Last week the US signed an agreement with the Philippines to use more bases. In “US secures deal on Philippines bases to complete arc around China” the BBC’s Rupert Wingfield-Hayes reported, “the US has secured access to four additional military bases in the Philippines – a key bit of real estate which would offer a front seat to monitor the Chinese in the South China Sea and around Taiwan. With the deal, Washington has stitched the gap in the arc of US alliances stretching from South Korea and Japan in the north to Australia in the south. The missing link had been the Philippines, which borders two of the biggest potential flashpoints — Taiwan and the South China Sea.”
For its part, CNN reported last week on “plans to deploy new US Marine units to Japanese islands. The US Marine Corps also opened a new base on Guam last week, a strategically important US island east of the Philippines.”
The US already has over 100,000 troops stationed around China. Washington spends $2,400 a year per citizen on its military whereas Beijing spends $200 for each Chinese citizen. The US also spends twice as a much on militarism as a percent of its GDP.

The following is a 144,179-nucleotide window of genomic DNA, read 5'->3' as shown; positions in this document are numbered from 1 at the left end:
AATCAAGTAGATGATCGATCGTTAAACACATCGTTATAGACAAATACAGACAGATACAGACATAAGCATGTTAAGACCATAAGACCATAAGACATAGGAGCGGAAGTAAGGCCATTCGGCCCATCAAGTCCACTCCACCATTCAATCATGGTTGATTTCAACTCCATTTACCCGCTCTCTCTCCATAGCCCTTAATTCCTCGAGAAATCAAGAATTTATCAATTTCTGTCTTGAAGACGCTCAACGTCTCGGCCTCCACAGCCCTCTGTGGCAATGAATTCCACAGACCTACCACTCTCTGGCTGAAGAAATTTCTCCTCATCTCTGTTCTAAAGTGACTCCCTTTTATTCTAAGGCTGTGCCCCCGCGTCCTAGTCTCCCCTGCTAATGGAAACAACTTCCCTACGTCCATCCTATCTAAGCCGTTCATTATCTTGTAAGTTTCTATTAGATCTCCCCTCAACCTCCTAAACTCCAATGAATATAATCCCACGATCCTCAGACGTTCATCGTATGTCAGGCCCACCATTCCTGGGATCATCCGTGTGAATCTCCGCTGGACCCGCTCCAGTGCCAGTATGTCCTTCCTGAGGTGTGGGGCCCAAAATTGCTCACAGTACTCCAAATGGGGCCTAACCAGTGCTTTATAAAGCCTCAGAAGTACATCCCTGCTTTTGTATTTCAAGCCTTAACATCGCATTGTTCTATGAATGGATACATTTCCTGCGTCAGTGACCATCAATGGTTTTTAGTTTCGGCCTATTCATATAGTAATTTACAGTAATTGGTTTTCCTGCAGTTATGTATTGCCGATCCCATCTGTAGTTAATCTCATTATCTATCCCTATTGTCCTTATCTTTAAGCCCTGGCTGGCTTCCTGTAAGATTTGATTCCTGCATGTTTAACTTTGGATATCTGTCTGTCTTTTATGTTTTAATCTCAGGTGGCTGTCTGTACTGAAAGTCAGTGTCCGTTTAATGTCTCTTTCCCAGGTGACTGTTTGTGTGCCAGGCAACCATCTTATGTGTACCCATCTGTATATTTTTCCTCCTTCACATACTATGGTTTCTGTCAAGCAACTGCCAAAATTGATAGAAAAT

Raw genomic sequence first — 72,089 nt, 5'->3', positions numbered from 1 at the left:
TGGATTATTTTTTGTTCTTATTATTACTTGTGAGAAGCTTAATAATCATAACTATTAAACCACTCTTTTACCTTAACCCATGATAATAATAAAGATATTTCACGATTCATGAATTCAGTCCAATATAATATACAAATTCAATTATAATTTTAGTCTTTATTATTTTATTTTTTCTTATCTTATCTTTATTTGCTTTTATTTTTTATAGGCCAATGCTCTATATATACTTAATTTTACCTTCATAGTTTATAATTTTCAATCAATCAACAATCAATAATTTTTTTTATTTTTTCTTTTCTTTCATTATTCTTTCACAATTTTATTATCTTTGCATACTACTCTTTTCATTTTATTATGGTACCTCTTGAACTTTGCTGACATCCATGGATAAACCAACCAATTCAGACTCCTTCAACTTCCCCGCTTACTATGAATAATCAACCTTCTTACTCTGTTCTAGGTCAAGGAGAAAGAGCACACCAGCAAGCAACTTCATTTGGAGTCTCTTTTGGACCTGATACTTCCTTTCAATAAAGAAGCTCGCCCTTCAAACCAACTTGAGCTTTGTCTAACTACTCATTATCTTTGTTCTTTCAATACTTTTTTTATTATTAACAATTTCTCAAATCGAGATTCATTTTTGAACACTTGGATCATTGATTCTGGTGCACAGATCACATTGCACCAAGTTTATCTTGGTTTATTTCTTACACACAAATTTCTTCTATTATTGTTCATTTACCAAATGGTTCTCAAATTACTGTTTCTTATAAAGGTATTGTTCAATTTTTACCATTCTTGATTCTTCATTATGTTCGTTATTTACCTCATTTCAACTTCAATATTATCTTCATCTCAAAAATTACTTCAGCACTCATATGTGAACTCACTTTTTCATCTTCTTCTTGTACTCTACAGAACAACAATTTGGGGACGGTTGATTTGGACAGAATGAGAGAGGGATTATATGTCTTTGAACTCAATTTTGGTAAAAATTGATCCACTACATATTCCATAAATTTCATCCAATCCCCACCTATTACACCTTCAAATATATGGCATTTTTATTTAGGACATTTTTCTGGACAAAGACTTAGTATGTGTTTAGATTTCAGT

Recently US ally Japan announced a plan to spend $320 billion US on its military over the next five years. Japan plans to acquire missiles that can strike China and its new National Security Strategy labels that country its “greatest strategic challenge ever”.
The US Empire is taking an ever more aggressive posture towards China and Washington is demanding Canada’s support, which Ottawa is increasingly giving.
Complaining about Chinese influence on Canadian democracy without mentioning the far greater US influence is like calling the police on a shoplifter while a bull rampages in your porcelain shop.